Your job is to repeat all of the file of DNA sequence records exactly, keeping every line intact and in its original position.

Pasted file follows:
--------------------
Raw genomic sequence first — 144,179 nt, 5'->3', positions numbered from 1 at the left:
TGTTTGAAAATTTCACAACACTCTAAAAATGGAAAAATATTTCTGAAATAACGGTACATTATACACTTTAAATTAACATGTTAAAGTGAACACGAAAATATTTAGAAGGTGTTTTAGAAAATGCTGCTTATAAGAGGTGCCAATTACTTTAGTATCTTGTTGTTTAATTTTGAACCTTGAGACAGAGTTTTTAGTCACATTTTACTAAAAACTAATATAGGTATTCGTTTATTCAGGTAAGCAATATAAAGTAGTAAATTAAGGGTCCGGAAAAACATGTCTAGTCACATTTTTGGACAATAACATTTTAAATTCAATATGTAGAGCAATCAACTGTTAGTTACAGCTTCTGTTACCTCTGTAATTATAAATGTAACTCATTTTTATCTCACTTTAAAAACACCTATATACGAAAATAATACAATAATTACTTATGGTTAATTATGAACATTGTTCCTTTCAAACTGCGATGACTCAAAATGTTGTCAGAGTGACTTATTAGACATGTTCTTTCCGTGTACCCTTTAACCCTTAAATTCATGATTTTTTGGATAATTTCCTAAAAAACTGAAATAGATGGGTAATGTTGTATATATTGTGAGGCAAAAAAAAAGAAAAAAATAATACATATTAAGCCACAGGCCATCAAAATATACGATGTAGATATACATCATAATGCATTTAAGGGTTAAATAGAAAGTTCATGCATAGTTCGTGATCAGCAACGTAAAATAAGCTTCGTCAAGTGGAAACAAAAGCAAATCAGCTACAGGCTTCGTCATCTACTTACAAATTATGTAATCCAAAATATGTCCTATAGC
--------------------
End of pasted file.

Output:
Raw genomic sequence first — 144,179 nt, 5'->3', positions numbered from 1 at the left:
TGTTTGAAAATTTCACAACACTCTAAAAATGGAAAAATATTTCTGAAATAACGGTACATTATACACTTTAAATTAACATGTTAAAGTGAACACGAAAATATTTAGAAGGTGTTTTAGAAAATGCTGCTTATAAGAGGTGCCAATTACTTTAGTATCTTGTTGTTTAATTTTGAACCTTGAGACAGAGTTTTTAGTCACATTTTACTAAAAACTAATATAGGTATTCGTTTATTCAGGTAAGCAATATAAAGTAGTAAATTAAGGGTCCGGAAAAACATGTCTAGTCACATTTTTGGACAATAACATTTTAAATTCAATATGTAGAGCAATCAACTGTTAGTTACAGCTTCTGTTACCTCTGTAATTATAAATGTAACTCATTTTTATCTCACTTTAAAAACACCTATATACGAAAATAATACAATAATTACTTATGGTTAATTATGAACATTGTTCCTTTCAAACTGCGATGACTCAAAATGTTGTCAGAGTGACTTATTAGACATGTTCTTTCCGTGTACCCTTTAACCCTTAAATTCATGATTTTTTGGATAATTTCCTAAAAAACTGAAATAGATGGGTAATGTTGTATATATTGTGAGGCAAAAAAAAAGAAAAAAATAATACATATTAAGCCACAGGCCATCAAAATATACGATGTAGATATACATCATAATGCATTTAAGGGTTAAATAGAAAGTTCATGCATAGTTCGTGATCAGCAACGTAAAATAAGCTTCGTCAAGTGGAAACAAAAGCAAATCAGCTACAGGCTTCGTCATCTACTTACAAATTATGTAATCCAAAATATGTCCTATAGC